It's Official: Nyquist Files Paperwork for Recount
Results of District 9 race could swing the balance of power in NH Senate.
Each candidate was awake into the early morning hours as voting results were tabulated and reported in towns such as Dublin, Richmond, Sharon, Temple and Troy.
And when all ballots from all 14 District 9 communities were counted, it was Republican Andy Sanborn who proved victorious, holding on for a 210 vote triumph against Democrat Lee Nyquist.
Today, Nyquist filed the appropriate paperwork with Sec. of State Bill Gardner, and a recount will take place in the race.
According to NH RSA 660:1, which governs post-election proceedure, Nyquist had until this Friday to file for the recount, which will cost him $50 because the margin of defeat was less than one percent.
The law also states that the recount must take place prior to the Wednesday following the deadline, meaning District 9 voters will know who their state senator is by the end of the day Wednesday, Nov. 14, at the latest.
"We feel it's important that every vote be counted and be counted accurately," said Nyquist. "This race is obviously very close, under the closest margin of error, in fact. "It's incredible to know that 15,225 people voted for me and I owe it to them to carry this out through all possible avenues to be sure the correct outcome is established."
Though Sanborn won Bedford with 7,181 to Nyquist's 4,922, Nyquist captured the vote in 10 of the remaining 13 District 9 towns. In total, Sanborn finished the race with 15,435 votes to Nyquist's 15,225.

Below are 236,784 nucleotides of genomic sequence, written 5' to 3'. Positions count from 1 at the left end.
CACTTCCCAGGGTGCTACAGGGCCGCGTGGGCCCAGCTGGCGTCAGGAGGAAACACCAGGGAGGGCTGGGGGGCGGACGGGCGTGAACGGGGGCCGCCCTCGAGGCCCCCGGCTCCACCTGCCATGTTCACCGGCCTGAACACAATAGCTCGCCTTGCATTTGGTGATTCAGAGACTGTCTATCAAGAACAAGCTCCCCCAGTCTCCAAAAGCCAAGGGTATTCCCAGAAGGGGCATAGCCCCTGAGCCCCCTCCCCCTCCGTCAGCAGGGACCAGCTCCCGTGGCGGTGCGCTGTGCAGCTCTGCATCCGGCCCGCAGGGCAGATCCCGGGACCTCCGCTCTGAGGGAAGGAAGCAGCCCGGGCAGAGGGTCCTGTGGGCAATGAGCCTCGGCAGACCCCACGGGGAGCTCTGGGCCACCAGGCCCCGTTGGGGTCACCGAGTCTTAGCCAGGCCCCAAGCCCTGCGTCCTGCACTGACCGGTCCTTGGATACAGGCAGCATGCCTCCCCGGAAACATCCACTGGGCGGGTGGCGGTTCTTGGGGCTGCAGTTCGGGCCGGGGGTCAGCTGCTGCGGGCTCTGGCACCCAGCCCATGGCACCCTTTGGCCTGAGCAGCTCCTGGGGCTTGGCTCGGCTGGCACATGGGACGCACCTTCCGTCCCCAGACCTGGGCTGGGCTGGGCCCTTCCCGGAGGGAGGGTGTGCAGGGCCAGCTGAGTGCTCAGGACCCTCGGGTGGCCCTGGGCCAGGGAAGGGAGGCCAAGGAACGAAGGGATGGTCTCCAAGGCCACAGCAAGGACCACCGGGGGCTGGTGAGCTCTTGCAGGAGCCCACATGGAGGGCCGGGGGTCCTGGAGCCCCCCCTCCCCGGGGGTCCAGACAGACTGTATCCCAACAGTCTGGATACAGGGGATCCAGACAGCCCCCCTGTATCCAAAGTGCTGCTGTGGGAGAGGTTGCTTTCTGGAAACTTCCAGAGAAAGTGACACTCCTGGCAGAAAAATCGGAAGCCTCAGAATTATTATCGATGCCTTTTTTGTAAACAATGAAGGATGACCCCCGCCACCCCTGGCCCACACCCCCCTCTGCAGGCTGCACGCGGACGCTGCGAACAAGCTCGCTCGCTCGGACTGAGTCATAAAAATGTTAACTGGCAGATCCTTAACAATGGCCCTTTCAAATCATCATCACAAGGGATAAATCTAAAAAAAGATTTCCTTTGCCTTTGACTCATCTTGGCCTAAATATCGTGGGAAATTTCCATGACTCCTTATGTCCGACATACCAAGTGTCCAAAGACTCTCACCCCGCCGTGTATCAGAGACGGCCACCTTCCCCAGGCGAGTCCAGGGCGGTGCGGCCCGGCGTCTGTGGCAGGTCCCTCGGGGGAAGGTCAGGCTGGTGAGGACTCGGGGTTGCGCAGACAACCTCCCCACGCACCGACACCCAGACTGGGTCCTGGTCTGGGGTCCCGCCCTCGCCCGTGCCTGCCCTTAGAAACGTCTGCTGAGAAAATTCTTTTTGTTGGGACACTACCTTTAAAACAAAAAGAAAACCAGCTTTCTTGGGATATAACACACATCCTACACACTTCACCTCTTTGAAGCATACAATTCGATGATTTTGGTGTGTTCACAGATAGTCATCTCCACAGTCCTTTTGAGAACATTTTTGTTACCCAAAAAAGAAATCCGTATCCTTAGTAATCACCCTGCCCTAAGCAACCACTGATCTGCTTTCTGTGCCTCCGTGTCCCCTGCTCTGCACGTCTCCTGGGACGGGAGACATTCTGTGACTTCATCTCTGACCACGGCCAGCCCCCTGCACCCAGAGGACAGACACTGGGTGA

Sanborn says he would not likely call for a recount if the situation were reversed.
"I'm disappointed that Mr. Nyquist would continue to want to waste taxpayer dollars on a frivolous goose chase and I'm confident that the voters made their decision and we should all be sticking by it," said Sanborn. "To the best of my knowledge. there has never been that many wrong ballots in the state of New Hampshire. For this race to be overturned, you'd have to go with the assumption one in 275 ballots is wrong, and with today's technology, I simply don't believe that's possible."
Still, Sanborn acknowledged how important the result of his race is to the balance of Granite State power.
"There is no question that all eyes in New Hampshire should be on this recount because the true balance of the senate, the house and the governorship all ride on my race," he said. "Most people are usually concerned when the legislature and governor's office belong to the same party because there are no checks or balances. Last time we saw that, in 2006 and 2008, we saw the state's budget jump 25 percent and 100 new taxes and fees instituted, so I'd say it's imperative that the Republicans maintain the majority, so we can try to keep this balance in check."